SharePoint 2013 For Dummies
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You can use the filtering options of views in SharePoint to limit the items displayed. You can choose which columns to filter on and how to apply the filter. You can use filters to display app data where a certain column is equal to some value or not equal to some value, or where an item was created between certain date ranges.

You can create filters using columns that are based on String, Number, Currency, or Choice data types. However, you can’t filter on lookup columns or multiline text fields.

Building a filter in SharePoint is like writing an equation; for example, x > y. In this case, x is the column you want to filter on, and y is the value you want to test the column contents against. The operator in between determines what the test evaluates. This test gives the system a TRUE or FALSE response to your equation.

Available operators are

  • Equality: Is Equal To or Is Not Equal To

  • Comparison: Is Greater Than or Is Less Than

  • Substring: Contains or Begins With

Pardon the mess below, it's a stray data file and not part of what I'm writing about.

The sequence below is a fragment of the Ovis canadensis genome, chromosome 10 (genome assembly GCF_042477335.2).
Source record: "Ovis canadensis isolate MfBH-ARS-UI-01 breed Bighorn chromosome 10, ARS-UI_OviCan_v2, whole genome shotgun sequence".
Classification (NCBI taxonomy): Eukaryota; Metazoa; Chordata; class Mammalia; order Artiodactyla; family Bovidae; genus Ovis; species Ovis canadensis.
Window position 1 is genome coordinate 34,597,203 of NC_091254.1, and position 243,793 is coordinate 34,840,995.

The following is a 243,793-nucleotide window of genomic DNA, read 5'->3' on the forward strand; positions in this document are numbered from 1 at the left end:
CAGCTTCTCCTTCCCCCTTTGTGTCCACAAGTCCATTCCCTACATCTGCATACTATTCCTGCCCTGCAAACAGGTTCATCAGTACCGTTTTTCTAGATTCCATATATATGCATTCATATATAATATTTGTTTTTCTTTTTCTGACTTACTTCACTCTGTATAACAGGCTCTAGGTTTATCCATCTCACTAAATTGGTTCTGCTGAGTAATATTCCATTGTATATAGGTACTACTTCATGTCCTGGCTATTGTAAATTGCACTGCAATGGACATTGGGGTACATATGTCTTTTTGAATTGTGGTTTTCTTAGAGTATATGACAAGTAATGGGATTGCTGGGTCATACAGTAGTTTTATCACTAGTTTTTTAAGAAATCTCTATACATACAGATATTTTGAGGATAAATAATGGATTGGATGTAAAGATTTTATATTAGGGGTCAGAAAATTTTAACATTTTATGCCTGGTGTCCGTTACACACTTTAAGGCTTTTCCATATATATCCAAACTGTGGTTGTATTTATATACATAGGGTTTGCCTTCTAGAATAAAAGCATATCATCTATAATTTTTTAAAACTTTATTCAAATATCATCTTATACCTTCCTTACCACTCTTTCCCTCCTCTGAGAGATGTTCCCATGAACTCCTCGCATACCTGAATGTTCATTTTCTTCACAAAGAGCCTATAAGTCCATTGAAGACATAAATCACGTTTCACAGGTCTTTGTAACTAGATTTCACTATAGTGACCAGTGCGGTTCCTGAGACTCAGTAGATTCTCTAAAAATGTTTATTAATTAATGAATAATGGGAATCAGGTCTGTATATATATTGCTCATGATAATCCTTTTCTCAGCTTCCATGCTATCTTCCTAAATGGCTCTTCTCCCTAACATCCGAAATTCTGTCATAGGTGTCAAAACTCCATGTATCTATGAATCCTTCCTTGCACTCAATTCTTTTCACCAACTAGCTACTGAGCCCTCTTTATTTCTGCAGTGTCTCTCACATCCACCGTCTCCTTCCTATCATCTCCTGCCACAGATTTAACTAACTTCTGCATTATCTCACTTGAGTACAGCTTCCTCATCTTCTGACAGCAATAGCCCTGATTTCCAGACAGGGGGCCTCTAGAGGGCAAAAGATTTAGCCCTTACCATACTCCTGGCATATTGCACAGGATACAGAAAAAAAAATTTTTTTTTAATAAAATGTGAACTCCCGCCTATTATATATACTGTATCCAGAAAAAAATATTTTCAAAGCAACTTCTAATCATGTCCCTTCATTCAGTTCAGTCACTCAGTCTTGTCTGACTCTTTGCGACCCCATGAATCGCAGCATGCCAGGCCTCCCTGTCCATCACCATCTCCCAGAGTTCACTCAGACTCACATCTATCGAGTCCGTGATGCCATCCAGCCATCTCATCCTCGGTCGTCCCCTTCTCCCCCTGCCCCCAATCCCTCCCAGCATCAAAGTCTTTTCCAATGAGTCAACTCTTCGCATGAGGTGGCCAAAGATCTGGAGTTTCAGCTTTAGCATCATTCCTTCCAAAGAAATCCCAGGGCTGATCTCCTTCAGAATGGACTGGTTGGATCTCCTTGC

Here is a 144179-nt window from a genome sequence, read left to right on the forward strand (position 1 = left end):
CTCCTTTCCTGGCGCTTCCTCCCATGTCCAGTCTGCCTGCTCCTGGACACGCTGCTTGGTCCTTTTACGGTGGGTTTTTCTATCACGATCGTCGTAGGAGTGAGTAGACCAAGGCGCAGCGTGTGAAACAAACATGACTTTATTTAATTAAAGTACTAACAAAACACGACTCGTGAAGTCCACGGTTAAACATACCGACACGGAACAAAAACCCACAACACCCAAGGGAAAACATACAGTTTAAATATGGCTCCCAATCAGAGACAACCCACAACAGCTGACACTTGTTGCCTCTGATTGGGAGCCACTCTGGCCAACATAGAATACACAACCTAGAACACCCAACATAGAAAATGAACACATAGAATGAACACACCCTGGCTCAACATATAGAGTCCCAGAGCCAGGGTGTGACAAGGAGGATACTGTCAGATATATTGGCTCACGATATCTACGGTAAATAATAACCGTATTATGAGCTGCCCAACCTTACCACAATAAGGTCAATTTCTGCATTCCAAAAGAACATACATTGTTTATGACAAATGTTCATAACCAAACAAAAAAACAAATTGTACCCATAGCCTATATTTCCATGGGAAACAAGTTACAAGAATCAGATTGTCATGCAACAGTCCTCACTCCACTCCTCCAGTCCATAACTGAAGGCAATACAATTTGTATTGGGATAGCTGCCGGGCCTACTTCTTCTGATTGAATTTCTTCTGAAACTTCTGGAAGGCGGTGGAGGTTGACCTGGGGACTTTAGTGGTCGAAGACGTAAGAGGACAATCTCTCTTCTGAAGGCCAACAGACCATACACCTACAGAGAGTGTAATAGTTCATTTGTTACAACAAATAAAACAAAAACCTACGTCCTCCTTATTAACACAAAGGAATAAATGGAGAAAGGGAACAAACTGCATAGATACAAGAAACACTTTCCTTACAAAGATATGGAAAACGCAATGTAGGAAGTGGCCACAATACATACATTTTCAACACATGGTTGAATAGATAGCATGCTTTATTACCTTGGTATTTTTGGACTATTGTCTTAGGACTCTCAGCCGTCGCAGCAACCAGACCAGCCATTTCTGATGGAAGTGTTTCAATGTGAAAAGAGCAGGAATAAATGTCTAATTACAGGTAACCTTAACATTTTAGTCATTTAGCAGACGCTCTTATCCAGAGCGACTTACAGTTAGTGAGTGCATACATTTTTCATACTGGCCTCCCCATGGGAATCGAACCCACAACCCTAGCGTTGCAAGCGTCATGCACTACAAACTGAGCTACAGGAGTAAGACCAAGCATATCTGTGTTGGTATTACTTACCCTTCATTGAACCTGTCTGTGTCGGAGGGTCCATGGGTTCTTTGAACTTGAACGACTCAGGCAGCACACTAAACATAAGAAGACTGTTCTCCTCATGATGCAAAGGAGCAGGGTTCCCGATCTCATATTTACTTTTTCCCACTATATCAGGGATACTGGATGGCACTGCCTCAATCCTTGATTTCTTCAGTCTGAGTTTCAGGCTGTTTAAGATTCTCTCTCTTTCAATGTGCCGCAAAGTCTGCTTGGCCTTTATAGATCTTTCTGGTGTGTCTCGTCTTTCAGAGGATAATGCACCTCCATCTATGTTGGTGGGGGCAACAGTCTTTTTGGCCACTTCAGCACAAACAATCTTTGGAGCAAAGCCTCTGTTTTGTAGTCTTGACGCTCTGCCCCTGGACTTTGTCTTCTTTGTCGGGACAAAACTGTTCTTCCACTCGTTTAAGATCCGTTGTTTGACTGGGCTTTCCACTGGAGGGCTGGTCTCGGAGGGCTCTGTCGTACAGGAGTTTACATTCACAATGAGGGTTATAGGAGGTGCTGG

The filtering equation is evaluated for each item in your app. If the equation is TRUE, the item is included in the view; if the equation is FALSE, the item is excluded.

If you don’t see the results you expect to see in your view, your filter is probably evaluating to FALSE.

For numerical values, you usually use the Equality or Comparison operators. When you create filtered views in SharePoint apps based on string (text) values, you want to be familiar with your data before trying to create the filter.

For example, if you want to filter a Contacts app to display only those contacts in the U.K., you have to ask how the value for the U.K. has been entered in the app. Is it U.K., United Kingdom, or both? You can use a Datasheet view to quickly scan the data to determine the range of possible values.

One way to get around this problem is by validating your data when it’s being entered. You can use Choice columns to do that or use SharePoint 2013’s validation features.

Say you discover that your data include both values — U.K. and United Kingdom. You could go through and make all the data consistent. Or you could filter for both values using the Or option.


About This Article

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About the book author:

Ken Withee is a longtime Microsoft SharePoint consultant. He currently writes for Microsoft's TechNet and MSDN sites and is president of Portal Integrators LLC, a software development and services company. Ken wrote Microsoft Business Intelligence For Dummies and is coauthor of Office 365 For Dummies.

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